A lot of it is the nature of the business. Biglaw clients are CEOs and Investment bankers- groups of people that work long hours and expect help at any time of day or night.
Because they are biglaw lawyers.Although it would be kinda sweet if you could work part time at one of these firms at make $80K and work 40 hours a week (I guess technically that would be around half the hours they actually work).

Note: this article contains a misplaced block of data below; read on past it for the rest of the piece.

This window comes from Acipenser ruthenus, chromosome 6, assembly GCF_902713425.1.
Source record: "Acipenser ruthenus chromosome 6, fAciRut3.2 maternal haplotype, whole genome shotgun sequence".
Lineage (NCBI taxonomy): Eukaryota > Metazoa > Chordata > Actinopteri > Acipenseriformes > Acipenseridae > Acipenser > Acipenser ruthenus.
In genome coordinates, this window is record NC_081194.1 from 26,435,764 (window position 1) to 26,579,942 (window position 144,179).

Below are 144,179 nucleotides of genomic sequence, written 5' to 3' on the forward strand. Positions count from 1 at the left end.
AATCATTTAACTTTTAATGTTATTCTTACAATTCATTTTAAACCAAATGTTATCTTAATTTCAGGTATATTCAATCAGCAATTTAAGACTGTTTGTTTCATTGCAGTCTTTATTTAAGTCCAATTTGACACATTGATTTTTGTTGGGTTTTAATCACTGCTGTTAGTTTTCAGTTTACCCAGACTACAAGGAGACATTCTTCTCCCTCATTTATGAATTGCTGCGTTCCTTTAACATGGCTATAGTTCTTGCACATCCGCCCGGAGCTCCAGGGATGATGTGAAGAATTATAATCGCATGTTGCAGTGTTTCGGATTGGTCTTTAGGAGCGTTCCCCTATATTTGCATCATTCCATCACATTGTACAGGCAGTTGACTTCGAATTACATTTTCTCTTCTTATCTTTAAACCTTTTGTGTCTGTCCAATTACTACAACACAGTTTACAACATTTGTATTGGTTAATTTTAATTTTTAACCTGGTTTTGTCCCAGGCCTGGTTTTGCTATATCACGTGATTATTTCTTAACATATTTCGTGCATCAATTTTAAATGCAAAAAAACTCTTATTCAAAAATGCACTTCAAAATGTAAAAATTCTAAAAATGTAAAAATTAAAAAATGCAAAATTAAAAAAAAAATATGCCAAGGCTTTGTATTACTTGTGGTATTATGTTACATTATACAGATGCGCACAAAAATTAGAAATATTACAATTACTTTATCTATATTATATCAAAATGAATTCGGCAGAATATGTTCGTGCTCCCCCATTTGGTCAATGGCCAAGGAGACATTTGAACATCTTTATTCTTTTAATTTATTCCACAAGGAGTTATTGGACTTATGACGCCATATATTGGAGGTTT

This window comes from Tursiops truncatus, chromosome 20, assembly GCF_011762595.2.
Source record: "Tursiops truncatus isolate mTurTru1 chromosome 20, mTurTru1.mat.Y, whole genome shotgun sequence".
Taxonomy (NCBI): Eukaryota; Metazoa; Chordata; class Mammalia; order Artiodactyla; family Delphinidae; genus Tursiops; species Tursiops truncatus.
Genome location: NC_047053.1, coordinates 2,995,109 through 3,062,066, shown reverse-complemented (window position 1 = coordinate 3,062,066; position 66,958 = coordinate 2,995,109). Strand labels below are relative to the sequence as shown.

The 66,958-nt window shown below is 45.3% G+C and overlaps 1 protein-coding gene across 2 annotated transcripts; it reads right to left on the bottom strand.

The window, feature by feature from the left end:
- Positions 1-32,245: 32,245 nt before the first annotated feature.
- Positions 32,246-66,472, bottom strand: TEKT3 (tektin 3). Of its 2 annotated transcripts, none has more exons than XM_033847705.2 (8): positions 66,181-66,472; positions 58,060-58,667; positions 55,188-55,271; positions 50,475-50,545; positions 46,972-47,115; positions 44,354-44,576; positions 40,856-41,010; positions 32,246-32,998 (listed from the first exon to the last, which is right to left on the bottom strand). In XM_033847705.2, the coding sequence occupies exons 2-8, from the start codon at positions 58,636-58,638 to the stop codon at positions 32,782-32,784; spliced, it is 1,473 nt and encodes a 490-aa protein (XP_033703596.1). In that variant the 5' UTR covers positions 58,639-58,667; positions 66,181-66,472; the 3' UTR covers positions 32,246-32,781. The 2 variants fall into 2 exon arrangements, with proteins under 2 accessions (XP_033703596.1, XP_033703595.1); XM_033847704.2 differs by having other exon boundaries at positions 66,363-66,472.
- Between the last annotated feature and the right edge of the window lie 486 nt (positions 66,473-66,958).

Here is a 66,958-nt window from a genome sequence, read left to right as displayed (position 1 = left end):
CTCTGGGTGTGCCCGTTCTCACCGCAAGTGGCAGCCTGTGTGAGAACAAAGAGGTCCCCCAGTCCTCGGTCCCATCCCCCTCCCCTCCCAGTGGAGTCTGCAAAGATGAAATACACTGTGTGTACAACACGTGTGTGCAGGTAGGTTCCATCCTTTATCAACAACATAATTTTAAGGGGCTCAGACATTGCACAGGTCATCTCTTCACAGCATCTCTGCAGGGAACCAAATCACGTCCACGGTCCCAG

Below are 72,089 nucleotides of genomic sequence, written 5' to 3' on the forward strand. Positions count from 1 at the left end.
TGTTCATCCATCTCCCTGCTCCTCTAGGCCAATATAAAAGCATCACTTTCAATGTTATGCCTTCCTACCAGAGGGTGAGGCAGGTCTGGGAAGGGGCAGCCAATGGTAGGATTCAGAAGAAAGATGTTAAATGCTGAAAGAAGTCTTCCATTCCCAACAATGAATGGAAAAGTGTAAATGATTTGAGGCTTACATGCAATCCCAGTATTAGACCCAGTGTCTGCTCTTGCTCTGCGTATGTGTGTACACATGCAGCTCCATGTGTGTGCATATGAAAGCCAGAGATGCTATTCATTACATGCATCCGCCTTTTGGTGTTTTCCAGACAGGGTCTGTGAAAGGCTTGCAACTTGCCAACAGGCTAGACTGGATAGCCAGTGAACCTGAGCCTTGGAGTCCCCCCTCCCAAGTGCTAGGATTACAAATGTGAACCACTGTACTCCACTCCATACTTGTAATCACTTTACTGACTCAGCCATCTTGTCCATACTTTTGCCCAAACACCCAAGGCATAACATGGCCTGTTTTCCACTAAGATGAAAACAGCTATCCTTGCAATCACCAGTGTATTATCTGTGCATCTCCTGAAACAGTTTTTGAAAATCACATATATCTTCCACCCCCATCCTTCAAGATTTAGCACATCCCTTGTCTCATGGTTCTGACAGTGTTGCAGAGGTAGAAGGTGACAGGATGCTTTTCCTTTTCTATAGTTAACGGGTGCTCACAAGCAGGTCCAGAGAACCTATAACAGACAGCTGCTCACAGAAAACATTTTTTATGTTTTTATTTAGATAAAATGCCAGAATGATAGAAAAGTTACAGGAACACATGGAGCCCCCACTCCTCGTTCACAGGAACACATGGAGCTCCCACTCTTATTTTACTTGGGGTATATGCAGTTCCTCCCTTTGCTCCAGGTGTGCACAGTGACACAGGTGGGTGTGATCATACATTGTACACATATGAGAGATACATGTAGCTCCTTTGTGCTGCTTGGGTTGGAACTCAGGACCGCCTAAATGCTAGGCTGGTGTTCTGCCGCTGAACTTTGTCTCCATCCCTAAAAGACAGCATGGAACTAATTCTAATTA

All of the above, plus the fact that time literally equals money.I understand your point that if, say, a specific case requires a finite amount of work, then staffing 20 associates on it instead of 10 should allow everybody to work half as hard. But in reality, with a good case (/deal) flow, the 20 would finish early but then just go to work on something else. Either way, if you're sending lawyers home early, you're wasting money.(Also, firms aren't economies of scale necessarily. The overhead for each new lawyer (beyond salary) is pretty significant. You want to hire some more people to make Nikes or whatever, great, stick them in a corner somewhere. But you want to hire some more biglaw associates, you're going to need to find them their own offices (in your swanky building) (cubicles are for paralegals), their own secretaries, their own gold-plated benefits packages, and so forth. All this stuff makes perfect sense if you can bill a guy out for $700k every year; not quite so much if he's generating half that.)